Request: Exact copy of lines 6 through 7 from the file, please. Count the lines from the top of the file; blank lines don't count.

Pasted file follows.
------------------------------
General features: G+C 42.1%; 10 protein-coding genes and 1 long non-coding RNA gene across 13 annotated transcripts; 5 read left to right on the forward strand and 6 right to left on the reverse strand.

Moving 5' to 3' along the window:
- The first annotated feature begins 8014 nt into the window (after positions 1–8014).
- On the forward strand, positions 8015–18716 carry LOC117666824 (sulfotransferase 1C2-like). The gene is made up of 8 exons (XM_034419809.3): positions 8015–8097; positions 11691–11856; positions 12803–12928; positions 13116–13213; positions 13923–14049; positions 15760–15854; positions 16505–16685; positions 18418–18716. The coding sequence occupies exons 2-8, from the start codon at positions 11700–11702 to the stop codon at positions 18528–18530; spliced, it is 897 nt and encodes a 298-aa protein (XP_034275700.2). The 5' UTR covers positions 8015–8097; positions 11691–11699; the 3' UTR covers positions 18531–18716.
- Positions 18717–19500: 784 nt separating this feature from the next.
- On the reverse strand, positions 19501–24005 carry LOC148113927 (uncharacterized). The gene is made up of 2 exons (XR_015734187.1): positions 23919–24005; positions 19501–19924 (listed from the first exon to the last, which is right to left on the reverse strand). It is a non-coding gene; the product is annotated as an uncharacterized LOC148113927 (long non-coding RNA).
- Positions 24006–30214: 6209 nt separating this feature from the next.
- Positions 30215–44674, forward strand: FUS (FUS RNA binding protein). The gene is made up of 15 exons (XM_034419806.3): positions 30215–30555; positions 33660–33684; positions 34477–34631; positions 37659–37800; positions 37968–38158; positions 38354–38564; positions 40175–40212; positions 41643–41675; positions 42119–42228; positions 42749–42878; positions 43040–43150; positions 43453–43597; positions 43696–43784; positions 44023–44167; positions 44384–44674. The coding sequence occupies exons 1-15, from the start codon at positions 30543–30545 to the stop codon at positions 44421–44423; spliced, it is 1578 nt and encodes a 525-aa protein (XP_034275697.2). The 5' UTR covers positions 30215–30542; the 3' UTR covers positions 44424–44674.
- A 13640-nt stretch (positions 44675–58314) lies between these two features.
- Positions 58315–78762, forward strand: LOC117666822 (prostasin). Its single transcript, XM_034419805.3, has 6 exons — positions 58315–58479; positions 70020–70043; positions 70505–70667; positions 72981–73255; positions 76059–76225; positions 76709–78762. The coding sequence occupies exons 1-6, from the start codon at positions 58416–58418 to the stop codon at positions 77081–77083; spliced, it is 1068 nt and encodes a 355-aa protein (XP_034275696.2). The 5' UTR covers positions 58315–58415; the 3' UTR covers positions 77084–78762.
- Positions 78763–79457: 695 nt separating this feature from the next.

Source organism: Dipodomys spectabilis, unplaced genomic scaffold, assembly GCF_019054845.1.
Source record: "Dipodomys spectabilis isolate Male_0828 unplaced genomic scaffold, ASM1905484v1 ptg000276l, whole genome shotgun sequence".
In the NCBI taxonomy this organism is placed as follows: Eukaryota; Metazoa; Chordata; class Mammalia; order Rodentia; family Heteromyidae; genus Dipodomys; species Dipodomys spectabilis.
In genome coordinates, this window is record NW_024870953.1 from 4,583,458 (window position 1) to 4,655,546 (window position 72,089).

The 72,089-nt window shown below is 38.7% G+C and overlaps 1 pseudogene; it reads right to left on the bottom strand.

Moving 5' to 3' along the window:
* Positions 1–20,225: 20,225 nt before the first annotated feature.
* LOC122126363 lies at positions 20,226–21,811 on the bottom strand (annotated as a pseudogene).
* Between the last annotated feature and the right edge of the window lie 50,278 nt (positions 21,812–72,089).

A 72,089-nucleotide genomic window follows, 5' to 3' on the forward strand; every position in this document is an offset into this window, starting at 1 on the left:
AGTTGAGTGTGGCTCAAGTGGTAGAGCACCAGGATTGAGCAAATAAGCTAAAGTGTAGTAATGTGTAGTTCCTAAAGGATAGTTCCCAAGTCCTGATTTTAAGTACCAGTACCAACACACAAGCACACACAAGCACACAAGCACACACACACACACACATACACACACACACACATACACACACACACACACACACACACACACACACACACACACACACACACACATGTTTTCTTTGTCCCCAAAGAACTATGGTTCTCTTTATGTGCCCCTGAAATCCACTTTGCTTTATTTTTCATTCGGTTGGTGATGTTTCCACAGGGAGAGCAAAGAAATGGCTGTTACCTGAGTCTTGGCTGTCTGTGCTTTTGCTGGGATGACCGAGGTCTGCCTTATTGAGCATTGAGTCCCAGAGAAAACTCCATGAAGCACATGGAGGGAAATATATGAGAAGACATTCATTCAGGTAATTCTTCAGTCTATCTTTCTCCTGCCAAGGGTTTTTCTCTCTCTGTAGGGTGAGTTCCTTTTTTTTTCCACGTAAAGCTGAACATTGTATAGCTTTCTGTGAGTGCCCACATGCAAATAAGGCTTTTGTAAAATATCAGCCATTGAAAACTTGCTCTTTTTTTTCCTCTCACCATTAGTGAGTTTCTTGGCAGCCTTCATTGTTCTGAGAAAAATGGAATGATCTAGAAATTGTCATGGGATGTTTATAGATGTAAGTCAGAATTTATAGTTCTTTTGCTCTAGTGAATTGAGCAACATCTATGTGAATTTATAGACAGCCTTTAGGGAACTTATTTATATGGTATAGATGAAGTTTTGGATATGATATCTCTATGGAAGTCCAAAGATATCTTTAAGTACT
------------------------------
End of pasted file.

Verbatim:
- On the reverse strand, positions 19501–24005 carry LOC148113927 (uncharacterized). The gene is made up of 2 exons (XR_015734187.1): positions 23919–24005; positions 19501–19924 (listed from the first exon to the last, which is right to left on the reverse strand). It is a non-coding gene; the product is annotated as an uncharacterized LOC148113927 (long non-coding RNA).
- Positions 24006–30214: 6209 nt separating this feature from the next.